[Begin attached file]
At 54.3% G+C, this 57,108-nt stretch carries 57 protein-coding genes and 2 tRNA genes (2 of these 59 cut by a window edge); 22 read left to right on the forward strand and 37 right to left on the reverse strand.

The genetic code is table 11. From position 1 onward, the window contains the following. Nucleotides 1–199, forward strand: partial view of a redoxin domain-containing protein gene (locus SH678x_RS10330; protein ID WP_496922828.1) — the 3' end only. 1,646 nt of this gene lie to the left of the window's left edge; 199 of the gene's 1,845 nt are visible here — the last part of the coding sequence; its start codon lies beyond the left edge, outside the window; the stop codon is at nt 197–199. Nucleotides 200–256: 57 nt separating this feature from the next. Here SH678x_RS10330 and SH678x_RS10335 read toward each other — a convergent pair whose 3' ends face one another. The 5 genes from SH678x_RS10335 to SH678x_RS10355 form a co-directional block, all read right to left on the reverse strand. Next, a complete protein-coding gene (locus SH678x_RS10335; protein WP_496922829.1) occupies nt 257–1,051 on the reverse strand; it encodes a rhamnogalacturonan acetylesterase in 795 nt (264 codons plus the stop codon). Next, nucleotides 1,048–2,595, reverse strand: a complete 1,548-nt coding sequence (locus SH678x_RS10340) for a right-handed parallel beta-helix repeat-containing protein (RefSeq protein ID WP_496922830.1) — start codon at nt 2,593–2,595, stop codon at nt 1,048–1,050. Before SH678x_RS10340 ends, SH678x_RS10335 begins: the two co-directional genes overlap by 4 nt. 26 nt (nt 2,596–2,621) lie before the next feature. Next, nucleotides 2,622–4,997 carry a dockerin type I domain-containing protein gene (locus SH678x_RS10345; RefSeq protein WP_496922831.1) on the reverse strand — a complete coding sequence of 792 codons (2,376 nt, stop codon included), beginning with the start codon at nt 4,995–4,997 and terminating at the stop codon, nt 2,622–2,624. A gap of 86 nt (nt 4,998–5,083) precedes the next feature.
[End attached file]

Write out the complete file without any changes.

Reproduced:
At 54.3% G+C, this 57,108-nt stretch carries 57 protein-coding genes and 2 tRNA genes (2 of these 59 cut by a window edge); 22 read left to right on the forward strand and 37 right to left on the reverse strand.

The genetic code is table 11. From position 1 onward, the window contains the following. Nucleotides 1–199, forward strand: partial view of a redoxin domain-containing protein gene (locus SH678x_RS10330; protein ID WP_496922828.1) — the 3' end only. 1,646 nt of this gene lie to the left of the window's left edge; 199 of the gene's 1,845 nt are visible here — the last part of the coding sequence; its start codon lies beyond the left edge, outside the window; the stop codon is at nt 197–199. Nucleotides 200–256: 57 nt separating this feature from the next. Here SH678x_RS10330 and SH678x_RS10335 read toward each other — a convergent pair whose 3' ends face one another. The 5 genes from SH678x_RS10335 to SH678x_RS10355 form a co-directional block, all read right to left on the reverse strand. Next, a complete protein-coding gene (locus SH678x_RS10335; protein WP_496922829.1) occupies nt 257–1,051 on the reverse strand; it encodes a rhamnogalacturonan acetylesterase in 795 nt (264 codons plus the stop codon). Next, nucleotides 1,048–2,595, reverse strand: a complete 1,548-nt coding sequence (locus SH678x_RS10340) for a right-handed parallel beta-helix repeat-containing protein (RefSeq protein ID WP_496922830.1) — start codon at nt 2,593–2,595, stop codon at nt 1,048–1,050. Before SH678x_RS10340 ends, SH678x_RS10335 begins: the two co-directional genes overlap by 4 nt. 26 nt (nt 2,596–2,621) lie before the next feature. Next, nucleotides 2,622–4,997 carry a dockerin type I domain-containing protein gene (locus SH678x_RS10345; RefSeq protein WP_496922831.1) on the reverse strand — a complete coding sequence of 792 codons (2,376 nt, stop codon included), beginning with the start codon at nt 4,995–4,997 and terminating at the stop codon, nt 2,622–2,624. A gap of 86 nt (nt 4,998–5,083) precedes the next feature.